Complete the form below to ask us a question or make an enquiry. We’ll get back to you via phone or email as soon as possible.


When Is Testing for Illegal Substances Required and How Is Testing Carried Out by the Court?

Posted on 26th September 2023 in Family Law

Posted by

Ricky Noble

Senior Paralegal
When Is Testing for Illegal Substances Required and How Is Testing Carried Out by the Court?

This insight aims to discuss the method by which testing for illegal substances, drugs or alcohol consumption is defined.

Testing is usually required when there is a concern about a party in court proceedings taking illicit substances or consuming alcohol, which in turn could be having an effect on their abilities as a parent and the care they are able to provide for a child.

One form of testing is called hair strand testing. This can be completed to determine what illegal substances/drugs are being used. A PEth blood test check can be completed to check the amount of alcohol that may have been ingested, this is usually completed by a finger prick blood test.

At the time of sample collection, you will meet with the collector and complete identification checks. The collector will explain the sample process to you and will ask when you think you last took drugs or consumed alcohol.

A small piece of hair is taken from the back of the head, this is usually the width of a shoelace. The sample collector will try and hide where the hair is taken from on your head, and they will use scissors and a tray for the sample collection. If the sampler is unable to take a sample from the hair on your head, they will try and take a sample from your body hair instead.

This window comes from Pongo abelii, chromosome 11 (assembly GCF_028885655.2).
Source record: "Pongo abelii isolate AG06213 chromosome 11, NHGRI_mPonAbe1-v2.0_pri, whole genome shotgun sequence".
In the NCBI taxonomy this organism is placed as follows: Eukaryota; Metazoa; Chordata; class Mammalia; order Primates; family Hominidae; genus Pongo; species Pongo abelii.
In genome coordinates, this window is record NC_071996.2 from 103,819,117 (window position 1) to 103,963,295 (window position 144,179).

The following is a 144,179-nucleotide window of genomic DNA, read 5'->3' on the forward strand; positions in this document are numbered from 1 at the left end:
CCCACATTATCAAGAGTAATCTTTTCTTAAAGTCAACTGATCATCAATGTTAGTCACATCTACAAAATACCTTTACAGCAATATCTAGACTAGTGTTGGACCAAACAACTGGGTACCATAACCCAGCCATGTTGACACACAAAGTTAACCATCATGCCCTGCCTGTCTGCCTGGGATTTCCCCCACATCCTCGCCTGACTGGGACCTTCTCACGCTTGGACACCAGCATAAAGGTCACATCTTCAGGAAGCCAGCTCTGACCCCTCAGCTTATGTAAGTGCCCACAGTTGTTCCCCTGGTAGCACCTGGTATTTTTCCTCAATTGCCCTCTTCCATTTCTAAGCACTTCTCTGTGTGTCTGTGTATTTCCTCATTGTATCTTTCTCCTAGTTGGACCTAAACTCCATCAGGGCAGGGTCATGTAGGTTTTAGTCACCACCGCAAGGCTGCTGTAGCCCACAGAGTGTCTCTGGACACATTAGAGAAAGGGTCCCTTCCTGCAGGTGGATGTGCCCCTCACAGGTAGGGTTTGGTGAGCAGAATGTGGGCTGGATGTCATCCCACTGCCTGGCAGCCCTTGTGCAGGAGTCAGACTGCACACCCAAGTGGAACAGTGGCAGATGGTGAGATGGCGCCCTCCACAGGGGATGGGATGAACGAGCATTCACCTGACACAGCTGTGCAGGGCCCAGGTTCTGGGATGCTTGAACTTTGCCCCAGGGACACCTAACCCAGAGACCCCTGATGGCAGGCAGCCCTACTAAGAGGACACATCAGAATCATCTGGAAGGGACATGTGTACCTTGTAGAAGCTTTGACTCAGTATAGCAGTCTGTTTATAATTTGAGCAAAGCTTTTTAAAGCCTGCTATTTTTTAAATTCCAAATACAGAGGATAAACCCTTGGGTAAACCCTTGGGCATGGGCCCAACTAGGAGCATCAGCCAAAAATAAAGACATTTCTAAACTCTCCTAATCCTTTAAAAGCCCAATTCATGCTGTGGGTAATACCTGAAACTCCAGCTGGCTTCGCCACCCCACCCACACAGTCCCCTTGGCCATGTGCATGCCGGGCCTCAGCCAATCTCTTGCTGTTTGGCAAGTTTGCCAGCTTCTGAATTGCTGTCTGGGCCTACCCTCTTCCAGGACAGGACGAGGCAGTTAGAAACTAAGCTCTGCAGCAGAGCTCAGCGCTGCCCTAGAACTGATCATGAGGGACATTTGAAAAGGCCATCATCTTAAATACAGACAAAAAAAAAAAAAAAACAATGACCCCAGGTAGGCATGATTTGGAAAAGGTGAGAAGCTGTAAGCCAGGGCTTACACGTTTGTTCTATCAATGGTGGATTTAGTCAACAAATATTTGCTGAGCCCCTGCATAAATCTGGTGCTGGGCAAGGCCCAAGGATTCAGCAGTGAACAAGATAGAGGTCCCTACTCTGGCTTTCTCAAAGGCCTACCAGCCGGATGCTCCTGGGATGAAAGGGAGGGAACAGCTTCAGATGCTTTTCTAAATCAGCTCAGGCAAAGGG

Once testing has been completed, the results will be shared with the parties and any professionals involved in a case, the results are usually considered as part of an assessment to establish the likely impact this would have on a child and the quality of care provided. The Court will then give consideration to determining the longer-term arrangements for a child.

Your rights

If the Court has ordered that you complete testing, you cannot be forced to do this against your will. However, if the Court considers testing to be necessary and you do not cooperate, the Court may draw an inference. This means that the Court think it is likely that you have been using illegal drugs/consuming alcohol excessively and are trying to hide this.

The next steps

It is important not to panic and speak to your legal representative, if you have one, who can advise you on what to do and what not to do. It is important that where hair strand testing has been ordered, you do not cut or dye your hair until the sample has been taken. The Court will usually give this in a warning when making an Order. Tampering with a hair sample may interfere with the results. Therefore, if you do cut or dye your hair the Court may believe that you are trying to hide something. This can cause serious consequences in your case, and it is therefore important that you seek legal advice first.

Find out more

If you have any queries in relation to a matter similar to this, then please do not hesitate to contact our experienced Private Family Team on 01392 207020.

Contact our legal experts

Company & Industry

Related Insights


Updated Guidance on Stalking Protection Orders

Posted on 25th April 2024 in Family Law

Stalking is a more aggressive form of harassment, where someone repeatedly behaves in a way that makes you feel distressed, scared or threatened. The stalker will have an obsession with the person they are stalking. This could be an ex-partner, a family member or even a complete stranger.

Posted by

Sarah Miller

Senior Paralegal

NO MORE Week – Raising Awareness of Domestic Abuse and Sexual Violence

Posted on 07th March 2024 in Family Law

Domestic abuse covers a range of types of abuse, including, but not limited to, physical, psychological, sexual, financial and emotional abuse. It is defined as any incident of controlling, coercive or threatening behaviour, violence or abuse between those aged 16 or over who are or have been intimate partners or family members.

Posted by

Sophie Charlton-Rigg